1. Cost Basis
This is the amount you pay to purchase a stock. It includes everything from commission to other charges. If you sell the stock above the cost basis, then you have made a profit, and vice versa.
2. Capital Gains or Losses
Capital Gains refer to the amount you make by selling stocks above the cost price. Capital gains can be of two types – short-term and long-term. Generally, short-term capital gains tax rate is higher than long-term capital gains.
Capital losses refer to the amount you lose by selling stocks below the cost price. As an investor, you may claim deduction on losses of up to $3000 a year. If, however, you are a trader, then you may claim deduction on the entire loss amount by applying the provisions of the mark-to-market accounting method.
The Tax Reporting Process
Reporting taxes on day trading is not as difficult as it seems at first.
As a trader trading in the US stock market, you will have to use Form 8949 and Schedule D to report all your capital gains and losses.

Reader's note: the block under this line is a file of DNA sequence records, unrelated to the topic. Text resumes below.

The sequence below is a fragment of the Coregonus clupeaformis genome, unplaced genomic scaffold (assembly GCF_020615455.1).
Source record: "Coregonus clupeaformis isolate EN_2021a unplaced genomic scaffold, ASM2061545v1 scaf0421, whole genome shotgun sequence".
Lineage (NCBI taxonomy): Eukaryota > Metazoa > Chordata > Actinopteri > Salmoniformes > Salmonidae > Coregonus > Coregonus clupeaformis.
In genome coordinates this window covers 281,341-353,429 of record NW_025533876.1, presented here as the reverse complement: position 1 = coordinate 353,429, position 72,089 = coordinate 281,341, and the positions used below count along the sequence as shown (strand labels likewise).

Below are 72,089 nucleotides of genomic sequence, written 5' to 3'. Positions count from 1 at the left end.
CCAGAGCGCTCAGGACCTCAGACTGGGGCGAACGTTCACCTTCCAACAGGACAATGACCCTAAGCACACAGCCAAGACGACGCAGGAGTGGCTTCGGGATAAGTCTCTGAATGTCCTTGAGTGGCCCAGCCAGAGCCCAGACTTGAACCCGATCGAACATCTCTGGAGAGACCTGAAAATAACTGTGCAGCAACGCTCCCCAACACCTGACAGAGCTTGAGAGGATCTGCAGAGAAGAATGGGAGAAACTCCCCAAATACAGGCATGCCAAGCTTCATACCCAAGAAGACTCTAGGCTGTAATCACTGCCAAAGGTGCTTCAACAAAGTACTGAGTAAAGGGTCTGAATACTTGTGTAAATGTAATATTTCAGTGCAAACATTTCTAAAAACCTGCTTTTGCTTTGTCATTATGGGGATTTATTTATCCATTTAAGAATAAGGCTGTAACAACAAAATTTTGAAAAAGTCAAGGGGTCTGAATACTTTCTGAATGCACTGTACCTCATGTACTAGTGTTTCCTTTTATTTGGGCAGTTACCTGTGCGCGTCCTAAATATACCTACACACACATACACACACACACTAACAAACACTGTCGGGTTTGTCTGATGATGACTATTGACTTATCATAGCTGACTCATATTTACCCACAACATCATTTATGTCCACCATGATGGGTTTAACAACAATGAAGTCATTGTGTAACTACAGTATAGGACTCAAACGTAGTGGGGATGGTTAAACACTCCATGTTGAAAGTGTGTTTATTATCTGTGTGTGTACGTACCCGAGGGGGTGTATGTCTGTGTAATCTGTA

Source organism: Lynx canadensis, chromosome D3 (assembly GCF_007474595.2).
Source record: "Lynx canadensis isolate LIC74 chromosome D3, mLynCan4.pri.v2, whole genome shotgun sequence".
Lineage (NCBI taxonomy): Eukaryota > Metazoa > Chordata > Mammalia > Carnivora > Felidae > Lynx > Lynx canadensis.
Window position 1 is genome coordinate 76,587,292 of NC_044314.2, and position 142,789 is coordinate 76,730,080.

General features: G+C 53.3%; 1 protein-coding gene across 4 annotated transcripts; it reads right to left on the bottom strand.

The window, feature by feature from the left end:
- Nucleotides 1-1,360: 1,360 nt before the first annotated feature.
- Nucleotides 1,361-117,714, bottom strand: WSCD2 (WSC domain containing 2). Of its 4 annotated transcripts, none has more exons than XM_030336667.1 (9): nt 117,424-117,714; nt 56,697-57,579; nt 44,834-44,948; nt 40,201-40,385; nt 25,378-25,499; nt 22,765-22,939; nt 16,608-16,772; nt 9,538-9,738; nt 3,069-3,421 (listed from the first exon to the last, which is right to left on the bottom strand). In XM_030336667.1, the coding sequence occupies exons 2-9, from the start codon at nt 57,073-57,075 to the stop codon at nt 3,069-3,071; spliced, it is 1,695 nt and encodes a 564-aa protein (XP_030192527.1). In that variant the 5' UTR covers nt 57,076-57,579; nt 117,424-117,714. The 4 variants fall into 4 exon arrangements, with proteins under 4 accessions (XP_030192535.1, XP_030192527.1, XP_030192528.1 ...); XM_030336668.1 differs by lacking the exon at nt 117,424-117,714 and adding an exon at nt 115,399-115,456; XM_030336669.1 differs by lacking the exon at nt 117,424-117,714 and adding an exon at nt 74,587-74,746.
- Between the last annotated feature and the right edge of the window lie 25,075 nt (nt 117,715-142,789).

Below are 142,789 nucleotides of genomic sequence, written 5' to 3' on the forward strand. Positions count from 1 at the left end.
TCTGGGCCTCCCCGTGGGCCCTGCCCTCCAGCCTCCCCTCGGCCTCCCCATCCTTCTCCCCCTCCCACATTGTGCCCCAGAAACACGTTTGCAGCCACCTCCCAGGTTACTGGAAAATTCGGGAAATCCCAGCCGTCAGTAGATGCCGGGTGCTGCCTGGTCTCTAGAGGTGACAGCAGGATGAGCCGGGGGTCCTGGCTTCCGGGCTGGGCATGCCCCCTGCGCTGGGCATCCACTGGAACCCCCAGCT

You may use Schedule C to declare the expenses and Schedule D to declare the profits.
The Best Way to Keep Record of Transactions
As a day trader, it can be extremely difficult to keep track of all your purchase and sale orders.
During tax filing, the IRS would not only ask you about your net profit or loss, but also stock details, cost, transaction date, sale price, and sale date.
To make the process easy, you may consider buying a financial software. The software would automatically download the trade records and compile your report, thereby making the tax preparation process much less complex.
Making consistently healthy profits is the dream of all-day traders. But not all can become so successful.
If you have been struggling to make consistent profits, then Alpaca’s trading view charts can help you to establish yourself as a successful day trader.
Considering all tax benefits and money-making opportunities that the stock market can provide, there is no doubt that trading is the best profession you can consider for attaining financial freedom.